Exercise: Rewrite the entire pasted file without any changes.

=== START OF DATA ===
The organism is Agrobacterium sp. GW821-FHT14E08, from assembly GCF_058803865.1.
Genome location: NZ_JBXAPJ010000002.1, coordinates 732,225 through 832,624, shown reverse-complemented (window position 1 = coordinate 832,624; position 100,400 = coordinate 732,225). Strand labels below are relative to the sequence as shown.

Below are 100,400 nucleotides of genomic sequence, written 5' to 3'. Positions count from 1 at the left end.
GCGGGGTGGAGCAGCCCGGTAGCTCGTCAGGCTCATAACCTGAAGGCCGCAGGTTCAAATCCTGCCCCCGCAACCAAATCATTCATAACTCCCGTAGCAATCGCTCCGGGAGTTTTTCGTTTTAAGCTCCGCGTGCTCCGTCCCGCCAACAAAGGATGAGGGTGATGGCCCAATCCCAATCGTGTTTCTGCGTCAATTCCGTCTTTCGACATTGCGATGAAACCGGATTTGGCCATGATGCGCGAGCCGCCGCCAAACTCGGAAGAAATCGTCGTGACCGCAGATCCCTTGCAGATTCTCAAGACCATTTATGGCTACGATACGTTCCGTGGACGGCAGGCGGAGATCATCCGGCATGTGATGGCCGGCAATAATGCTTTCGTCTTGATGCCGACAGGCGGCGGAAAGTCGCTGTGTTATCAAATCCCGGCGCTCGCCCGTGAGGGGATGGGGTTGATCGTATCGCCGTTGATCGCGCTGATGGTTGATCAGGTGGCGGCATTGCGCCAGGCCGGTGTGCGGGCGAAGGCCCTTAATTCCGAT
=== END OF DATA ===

The organism is Agrobacterium sp. GW821-FHT14E08, from assembly GCF_058803865.1.
Genome location: NZ_JBXAPJ010000002.1, coordinates 732,225 through 832,624, shown reverse-complemented (window position 1 = coordinate 832,624; position 100,400 = coordinate 732,225). Strand labels below are relative to the sequence as shown.

Below are 100,400 nucleotides of genomic sequence, written 5' to 3'. Positions count from 1 at the left end.
GCGGGGTGGAGCAGCCCGGTAGCTCGTCAGGCTCATAACCTGAAGGCCGCAGGTTCAAATCCTGCCCCCGCAACCAAATCATTCATAACTCCCGTAGCAATCGCTCCGGGAGTTTTTCGTTTTAAGCTCCGCGTGCTCCGTCCCGCCAACAAAGGATGAGGGTGATGGCCCAATCCCAATCGTGTTTCTGCGTCAATTCCGTCTTTCGACATTGCGATGAAACCGGATTTGGCCATGATGCGCGAGCCGCCGCCAAACTCGGAAGAAATCGTCGTGACCGCAGATCCCTTGCAGATTCTCAAGACCATTTATGGCTACGATACGTTCCGTGGACGGCAGGCGGAGATCATCCGGCATGTGATGGCCGGCAATAATGCTTTCGTCTTGATGCCGACAGGCGGCGGAAAGTCGCTGTGTTATCAAATCCCGGCGCTCGCCCGTGAGGGGATGGGGTTGATCGTATCGCCGTTGATCGCGCTGATGGTTGATCAGGTGGCGGCATTGCGCCAGGCCGGTGTGCGGGCGAAGGCCCTTAATTCCGAT